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Regulation of B-cell development and function by microRNAs.

Immunol Rev; 253(1): 25-39, 2013 May.
Artigo em Inglês | MEDLINE | ID: mdl-23550636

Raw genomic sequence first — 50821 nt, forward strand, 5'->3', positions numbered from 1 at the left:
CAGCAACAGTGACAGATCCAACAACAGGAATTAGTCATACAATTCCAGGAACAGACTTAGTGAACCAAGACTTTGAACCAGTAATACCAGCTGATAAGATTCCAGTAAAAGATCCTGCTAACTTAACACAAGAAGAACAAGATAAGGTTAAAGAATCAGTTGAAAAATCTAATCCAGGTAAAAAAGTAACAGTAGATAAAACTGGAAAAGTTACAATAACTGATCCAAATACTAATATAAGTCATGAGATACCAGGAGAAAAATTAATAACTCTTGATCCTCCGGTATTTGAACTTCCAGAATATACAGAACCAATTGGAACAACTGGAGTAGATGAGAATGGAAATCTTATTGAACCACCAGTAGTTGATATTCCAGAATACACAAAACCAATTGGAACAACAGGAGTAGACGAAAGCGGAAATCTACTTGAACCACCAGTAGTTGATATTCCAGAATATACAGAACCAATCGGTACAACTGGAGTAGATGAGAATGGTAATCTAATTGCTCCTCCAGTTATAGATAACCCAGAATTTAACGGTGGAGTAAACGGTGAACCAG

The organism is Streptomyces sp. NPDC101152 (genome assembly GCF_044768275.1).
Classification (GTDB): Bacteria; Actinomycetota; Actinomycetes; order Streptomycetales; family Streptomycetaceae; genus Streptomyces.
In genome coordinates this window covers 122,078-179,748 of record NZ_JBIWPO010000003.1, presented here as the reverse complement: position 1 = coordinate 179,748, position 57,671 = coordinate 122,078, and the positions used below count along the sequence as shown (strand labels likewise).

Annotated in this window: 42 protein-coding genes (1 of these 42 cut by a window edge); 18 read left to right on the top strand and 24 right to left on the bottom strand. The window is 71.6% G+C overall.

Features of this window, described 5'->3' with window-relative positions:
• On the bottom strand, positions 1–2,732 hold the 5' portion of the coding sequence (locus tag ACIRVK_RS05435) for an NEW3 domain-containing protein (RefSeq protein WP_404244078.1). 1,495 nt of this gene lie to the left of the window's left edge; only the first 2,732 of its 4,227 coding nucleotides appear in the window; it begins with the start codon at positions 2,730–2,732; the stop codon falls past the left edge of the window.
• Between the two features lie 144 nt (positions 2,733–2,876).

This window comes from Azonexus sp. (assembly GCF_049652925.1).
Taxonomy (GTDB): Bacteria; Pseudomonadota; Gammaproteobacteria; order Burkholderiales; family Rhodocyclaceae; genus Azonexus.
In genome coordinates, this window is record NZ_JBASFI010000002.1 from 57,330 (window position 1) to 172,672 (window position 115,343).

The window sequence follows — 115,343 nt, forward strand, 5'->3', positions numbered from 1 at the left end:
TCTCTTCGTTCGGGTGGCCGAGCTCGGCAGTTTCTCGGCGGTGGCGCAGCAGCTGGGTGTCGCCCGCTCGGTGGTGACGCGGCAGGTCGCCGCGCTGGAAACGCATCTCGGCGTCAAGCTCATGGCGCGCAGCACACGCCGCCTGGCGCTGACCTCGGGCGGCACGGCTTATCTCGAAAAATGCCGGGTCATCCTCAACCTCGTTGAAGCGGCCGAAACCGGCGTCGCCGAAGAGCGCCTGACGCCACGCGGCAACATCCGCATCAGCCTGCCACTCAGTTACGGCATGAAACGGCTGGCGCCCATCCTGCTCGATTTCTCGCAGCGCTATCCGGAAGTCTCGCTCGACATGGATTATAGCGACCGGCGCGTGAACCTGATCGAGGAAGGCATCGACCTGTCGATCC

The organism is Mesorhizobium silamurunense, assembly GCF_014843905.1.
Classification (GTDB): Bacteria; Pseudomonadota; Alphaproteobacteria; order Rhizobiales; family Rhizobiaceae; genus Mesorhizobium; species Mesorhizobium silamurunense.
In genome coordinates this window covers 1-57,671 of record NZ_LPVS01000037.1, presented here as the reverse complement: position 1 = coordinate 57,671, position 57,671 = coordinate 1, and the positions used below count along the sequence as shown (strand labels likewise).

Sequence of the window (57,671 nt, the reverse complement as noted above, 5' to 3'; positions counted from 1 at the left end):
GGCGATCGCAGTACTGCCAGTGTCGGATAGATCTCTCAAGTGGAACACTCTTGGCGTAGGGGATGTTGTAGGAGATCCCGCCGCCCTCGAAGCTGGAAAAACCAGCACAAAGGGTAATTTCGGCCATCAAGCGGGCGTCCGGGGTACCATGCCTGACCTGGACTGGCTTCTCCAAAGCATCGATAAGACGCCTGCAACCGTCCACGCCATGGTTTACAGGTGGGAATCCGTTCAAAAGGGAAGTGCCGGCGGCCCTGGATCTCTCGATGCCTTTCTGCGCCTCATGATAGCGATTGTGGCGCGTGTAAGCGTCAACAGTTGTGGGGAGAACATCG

MicroRNAs (miRNAs) have emerged as a new class of gene expression regulators whose functions influence a myriad of biological processes, from developmental decisions through immune responses and numerous pathologies, including cancer and autoimmunity. miRNAs are small RNA molecules that drive post-transcriptional negative regulation of gene expression by promoting the degradation or translational block of their target mRNAs. Here, we review some of the data relating to the role of miRNAs in the regulation of the B-cell lineage, with a special focus on results obtained in vivo. We start by giving a general overview of miRNA activity, including the issue of target specificity and the experimental approaches more widely used to analyze the function of these molecules. We then go on to discuss the function of miRNAs during B-cell differentiation in the bone marrow and in the periphery as well as during the humoral immune response. Finally, we describe a few examples of the contribution of miRNAs, both as oncogenes and tumor suppressors, to the development of B-cell neoplasias.